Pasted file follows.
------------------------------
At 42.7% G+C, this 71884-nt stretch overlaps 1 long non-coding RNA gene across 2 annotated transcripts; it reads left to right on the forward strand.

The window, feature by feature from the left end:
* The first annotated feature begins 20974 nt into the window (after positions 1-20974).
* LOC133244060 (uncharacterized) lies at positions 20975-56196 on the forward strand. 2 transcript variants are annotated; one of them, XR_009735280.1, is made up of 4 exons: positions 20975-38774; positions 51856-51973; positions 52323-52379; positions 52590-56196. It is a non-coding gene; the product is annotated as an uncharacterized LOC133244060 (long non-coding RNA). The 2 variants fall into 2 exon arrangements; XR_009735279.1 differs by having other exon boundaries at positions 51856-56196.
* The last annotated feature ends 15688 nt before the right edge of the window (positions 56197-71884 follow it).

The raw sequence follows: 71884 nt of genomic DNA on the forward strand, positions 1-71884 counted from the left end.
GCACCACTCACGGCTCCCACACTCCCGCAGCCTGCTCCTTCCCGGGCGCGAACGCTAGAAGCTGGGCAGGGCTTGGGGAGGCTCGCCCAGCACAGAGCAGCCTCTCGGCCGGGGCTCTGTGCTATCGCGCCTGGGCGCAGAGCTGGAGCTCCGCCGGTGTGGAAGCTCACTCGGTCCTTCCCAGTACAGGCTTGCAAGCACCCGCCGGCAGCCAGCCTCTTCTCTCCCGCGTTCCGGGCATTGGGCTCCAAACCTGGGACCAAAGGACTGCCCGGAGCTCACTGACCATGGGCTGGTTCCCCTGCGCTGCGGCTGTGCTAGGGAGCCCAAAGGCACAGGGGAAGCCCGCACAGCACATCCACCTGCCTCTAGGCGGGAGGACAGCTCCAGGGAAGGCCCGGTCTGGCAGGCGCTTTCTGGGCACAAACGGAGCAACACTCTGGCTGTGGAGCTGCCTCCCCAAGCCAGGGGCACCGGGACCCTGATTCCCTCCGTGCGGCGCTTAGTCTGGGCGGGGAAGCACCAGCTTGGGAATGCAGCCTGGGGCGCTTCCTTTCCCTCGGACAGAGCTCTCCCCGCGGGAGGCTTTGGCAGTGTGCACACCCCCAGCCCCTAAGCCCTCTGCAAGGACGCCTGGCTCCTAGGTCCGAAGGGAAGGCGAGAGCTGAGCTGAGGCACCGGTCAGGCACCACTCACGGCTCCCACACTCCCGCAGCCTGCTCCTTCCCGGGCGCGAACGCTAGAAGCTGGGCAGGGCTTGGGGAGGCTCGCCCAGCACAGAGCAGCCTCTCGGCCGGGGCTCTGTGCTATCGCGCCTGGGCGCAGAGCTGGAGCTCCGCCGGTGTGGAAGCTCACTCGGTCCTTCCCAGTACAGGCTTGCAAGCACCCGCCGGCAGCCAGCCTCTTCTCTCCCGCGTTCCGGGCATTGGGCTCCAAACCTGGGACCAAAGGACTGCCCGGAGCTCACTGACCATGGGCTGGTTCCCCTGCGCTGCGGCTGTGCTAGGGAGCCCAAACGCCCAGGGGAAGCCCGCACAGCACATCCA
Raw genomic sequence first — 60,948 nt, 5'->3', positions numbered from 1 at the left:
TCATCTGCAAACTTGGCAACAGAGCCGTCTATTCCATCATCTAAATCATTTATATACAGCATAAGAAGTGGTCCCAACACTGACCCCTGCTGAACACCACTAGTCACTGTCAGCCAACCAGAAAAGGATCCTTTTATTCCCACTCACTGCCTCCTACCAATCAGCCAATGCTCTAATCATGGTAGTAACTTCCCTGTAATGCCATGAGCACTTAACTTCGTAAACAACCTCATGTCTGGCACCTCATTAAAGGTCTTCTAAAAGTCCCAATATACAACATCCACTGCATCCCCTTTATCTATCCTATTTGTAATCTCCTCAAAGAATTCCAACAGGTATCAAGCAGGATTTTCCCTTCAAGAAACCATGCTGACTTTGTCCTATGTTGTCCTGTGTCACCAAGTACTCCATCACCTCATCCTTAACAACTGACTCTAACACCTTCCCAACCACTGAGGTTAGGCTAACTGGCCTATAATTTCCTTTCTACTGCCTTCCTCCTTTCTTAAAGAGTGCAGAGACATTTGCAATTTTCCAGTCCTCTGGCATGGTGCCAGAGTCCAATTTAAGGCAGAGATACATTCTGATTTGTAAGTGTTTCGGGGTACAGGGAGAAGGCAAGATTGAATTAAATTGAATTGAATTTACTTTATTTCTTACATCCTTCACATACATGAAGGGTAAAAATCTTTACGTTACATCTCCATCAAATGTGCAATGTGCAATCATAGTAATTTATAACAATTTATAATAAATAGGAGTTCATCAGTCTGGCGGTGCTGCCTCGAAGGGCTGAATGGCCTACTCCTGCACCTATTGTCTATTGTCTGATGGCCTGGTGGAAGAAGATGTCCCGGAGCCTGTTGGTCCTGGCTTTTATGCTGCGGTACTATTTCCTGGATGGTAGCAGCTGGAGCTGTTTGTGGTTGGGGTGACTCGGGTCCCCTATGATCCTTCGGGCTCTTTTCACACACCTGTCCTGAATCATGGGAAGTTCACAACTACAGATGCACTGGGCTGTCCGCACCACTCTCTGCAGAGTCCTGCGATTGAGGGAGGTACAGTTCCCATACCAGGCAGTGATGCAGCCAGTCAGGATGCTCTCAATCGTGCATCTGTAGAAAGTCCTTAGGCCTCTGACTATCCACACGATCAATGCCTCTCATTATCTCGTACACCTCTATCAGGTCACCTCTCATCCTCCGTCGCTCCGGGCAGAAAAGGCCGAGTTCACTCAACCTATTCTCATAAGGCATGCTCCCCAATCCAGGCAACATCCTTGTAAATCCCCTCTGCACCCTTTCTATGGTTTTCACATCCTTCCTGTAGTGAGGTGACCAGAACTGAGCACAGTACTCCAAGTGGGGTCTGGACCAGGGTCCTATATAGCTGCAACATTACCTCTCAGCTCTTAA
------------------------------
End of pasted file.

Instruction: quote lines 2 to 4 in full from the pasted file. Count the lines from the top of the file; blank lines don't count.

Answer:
The window, feature by feature from the left end:
* The first annotated feature begins 20974 nt into the window (after positions 1-20974).
* LOC133244060 (uncharacterized) lies at positions 20975-56196 on the forward strand. 2 transcript variants are annotated; one of them, XR_009735280.1, is made up of 4 exons: positions 20975-38774; positions 51856-51973; positions 52323-52379; positions 52590-56196. It is a non-coding gene; the product is annotated as an uncharacterized LOC133244060 (long non-coding RNA). The 2 variants fall into 2 exon arrangements; XR_009735279.1 differs by having other exon boundaries at positions 51856-56196.